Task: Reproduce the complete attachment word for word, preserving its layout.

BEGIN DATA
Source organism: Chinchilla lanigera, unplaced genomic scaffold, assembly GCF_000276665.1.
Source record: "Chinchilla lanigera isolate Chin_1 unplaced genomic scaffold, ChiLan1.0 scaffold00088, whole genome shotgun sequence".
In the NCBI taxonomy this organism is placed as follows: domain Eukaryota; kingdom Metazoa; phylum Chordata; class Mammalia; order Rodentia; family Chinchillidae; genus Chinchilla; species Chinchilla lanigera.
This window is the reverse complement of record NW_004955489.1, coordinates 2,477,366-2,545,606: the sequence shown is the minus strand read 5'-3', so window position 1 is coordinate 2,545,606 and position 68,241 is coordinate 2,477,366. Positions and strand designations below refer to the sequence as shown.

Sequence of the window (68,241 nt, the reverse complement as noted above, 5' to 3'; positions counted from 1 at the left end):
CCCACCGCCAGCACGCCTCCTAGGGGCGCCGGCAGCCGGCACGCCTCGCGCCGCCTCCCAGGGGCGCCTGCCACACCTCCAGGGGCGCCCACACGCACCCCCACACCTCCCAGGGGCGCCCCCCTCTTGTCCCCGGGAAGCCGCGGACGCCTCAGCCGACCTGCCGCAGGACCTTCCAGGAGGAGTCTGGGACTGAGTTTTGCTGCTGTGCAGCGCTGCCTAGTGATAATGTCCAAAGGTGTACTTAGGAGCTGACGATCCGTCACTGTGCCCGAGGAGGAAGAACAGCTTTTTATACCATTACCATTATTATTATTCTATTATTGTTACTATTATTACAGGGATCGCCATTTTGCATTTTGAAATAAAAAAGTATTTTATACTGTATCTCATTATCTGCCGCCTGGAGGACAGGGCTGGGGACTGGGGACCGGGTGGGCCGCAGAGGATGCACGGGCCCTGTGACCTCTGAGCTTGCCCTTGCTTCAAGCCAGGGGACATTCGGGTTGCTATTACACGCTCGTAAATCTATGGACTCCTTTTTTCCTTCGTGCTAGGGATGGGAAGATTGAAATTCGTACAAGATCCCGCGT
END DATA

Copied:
Source organism: Chinchilla lanigera, unplaced genomic scaffold, assembly GCF_000276665.1.
Source record: "Chinchilla lanigera isolate Chin_1 unplaced genomic scaffold, ChiLan1.0 scaffold00088, whole genome shotgun sequence".
In the NCBI taxonomy this organism is placed as follows: domain Eukaryota; kingdom Metazoa; phylum Chordata; class Mammalia; order Rodentia; family Chinchillidae; genus Chinchilla; species Chinchilla lanigera.
This window is the reverse complement of record NW_004955489.1, coordinates 2,477,366-2,545,606: the sequence shown is the minus strand read 5'-3', so window position 1 is coordinate 2,545,606 and position 68,241 is coordinate 2,477,366. Positions and strand designations below refer to the sequence as shown.

Sequence of the window (68,241 nt, the reverse complement as noted above, 5' to 3'; positions counted from 1 at the left end):
CCCACCGCCAGCACGCCTCCTAGGGGCGCCGGCAGCCGGCACGCCTCGCGCCGCCTCCCAGGGGCGCCTGCCACACCTCCAGGGGCGCCCACACGCACCCCCACACCTCCCAGGGGCGCCCCCCTCTTGTCCCCGGGAAGCCGCGGACGCCTCAGCCGACCTGCCGCAGGACCTTCCAGGAGGAGTCTGGGACTGAGTTTTGCTGCTGTGCAGCGCTGCCTAGTGATAATGTCCAAAGGTGTACTTAGGAGCTGACGATCCGTCACTGTGCCCGAGGAGGAAGAACAGCTTTTTATACCATTACCATTATTATTATTCTATTATTGTTACTATTATTACAGGGATCGCCATTTTGCATTTTGAAATAAAAAAGTATTTTATACTGTATCTCATTATCTGCCGCCTGGAGGACAGGGCTGGGGACTGGGGACCGGGTGGGCCGCAGAGGATGCACGGGCCCTGTGACCTCTGAGCTTGCCCTTGCTTCAAGCCAGGGGACATTCGGGTTGCTATTACACGCTCGTAAATCTATGGACTCCTTTTTTCCTTCGTGCTAGGGATGGGAAGATTGAAATTCGTACAAGATCCCGCGT